1 hour, 46 minutes
Directors: Joel and Ethan Coen
It's God, ultimately, who pulls the strings in the Coen brothers' "A Serious Man." Who else should the culprit be for the princes of manipulation? In the Coen universe of small-time men at the whim of big-time forces, there is no other omnipotence than the force of the almighty for men to contend with; you can struggle, but that's about all the room you're allowed. "A Serious Man" is also the most distilled of their movies, reeking of serious manipulation so you can feel the storyboards being shuffled away with each passing moment, as if the movie itself were the act of exorcising in order to move onto the next project. Alfred Hitchcock, whose MO can be felt cellularly in their work, once said he enjoyed the process of preproduction, but found the actual filming tedious. "A Serious Man" captures both that tedium and occasional perverse joy of watching the carefully constructed suffering inflicted upon the main character in hopes of coaxing a smile onto our faces. It's sanitized schadenfreude for the indieplex crowd.
The Coen brothers are in a unique position, after winning Academy Awards for best picture and director for "No Country for Old Men," to create whatever they want and "A Serious Man" is only one representation of that privilege. The irony here, however, is that the Coens have experienced such liberties all along. They are unique, for better or worse, in that they can work with both big and low budgets, and their proficiency is admirable (14 movies in the last 25 years) with a large cult classic status to brag of in their resumes. The Coens also are one of our most respected exports, a strange franchise of "indie" and American -- indieplex -- that can be sent to Cannes and argued over in the safety of bistros and cafes and quickly forgotten.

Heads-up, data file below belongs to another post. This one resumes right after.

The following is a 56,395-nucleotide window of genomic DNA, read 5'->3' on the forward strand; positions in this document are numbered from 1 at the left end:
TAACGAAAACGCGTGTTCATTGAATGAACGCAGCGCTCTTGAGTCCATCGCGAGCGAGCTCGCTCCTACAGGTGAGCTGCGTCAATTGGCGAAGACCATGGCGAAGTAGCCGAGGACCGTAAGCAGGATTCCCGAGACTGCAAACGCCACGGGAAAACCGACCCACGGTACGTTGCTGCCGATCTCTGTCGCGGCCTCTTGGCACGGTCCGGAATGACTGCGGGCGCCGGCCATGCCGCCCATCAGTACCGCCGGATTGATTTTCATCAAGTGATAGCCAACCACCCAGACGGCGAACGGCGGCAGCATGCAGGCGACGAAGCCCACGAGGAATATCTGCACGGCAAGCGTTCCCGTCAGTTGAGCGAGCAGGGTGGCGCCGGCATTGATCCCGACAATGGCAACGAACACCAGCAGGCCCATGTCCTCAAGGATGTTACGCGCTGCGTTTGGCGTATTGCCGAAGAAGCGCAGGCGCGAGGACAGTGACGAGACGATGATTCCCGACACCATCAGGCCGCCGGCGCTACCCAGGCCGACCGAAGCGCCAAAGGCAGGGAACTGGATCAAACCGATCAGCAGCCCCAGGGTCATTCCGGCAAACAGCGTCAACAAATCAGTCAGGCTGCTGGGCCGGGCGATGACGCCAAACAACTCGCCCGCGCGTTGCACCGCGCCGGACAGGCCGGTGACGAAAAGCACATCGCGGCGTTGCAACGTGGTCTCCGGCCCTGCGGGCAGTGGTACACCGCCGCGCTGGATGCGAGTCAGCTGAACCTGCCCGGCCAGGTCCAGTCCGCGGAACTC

"A Serious Man," however, may be one of their most esoteric, a guaranteed head scratcher for armchair critics. It opens with a Jewish fairy tale detailing the story of a couple's encounter with a dybbuk -- an evil spirit -- who's guaranteed to bring bad luck for those who cross its path. This leads us literally down a long canal that we quickly discover is an ear canal with a headphone stuffed into it, blasting Jefferson Airplane's "Somebody to Love." The ear belongs to the teenage Danny Gopnik (Aaron Wolf) whose tunes are drowning out Jewish day school. It is Danny's father Larry (Michael Stuhlbarg in pitch-perfect neurosis), however, who has a sinking feeling that his life is imploding. His wife is leaving, a student may be blackmailing him, the Columbia record club keeps calling and his brother-in-law occupies the bathroom around-the-clock. Larry begins to feel cursed, or more so, tested by God, and has no way to escape.
What gives "A Serious Man" its weird lingering is the mixture of the Coen's acidic humor with the impending sense of doom that neutralizes it. Larry is a schlep because he cannot see the signs against him and Stuhlbarg plays him as all nerves, blinding him to his predicament. Who steals the movie is actor Fred Melamed as Larry's rival, Sy Ableman, who seems to know that Larry is a cursed man and can only offer nothing but paternalistic condolence. It is the Academy Award nominated script, however, that reminds us that Joel and Ethan Coen are two of our most gifted writers, whose structured prose is ultimately the real star.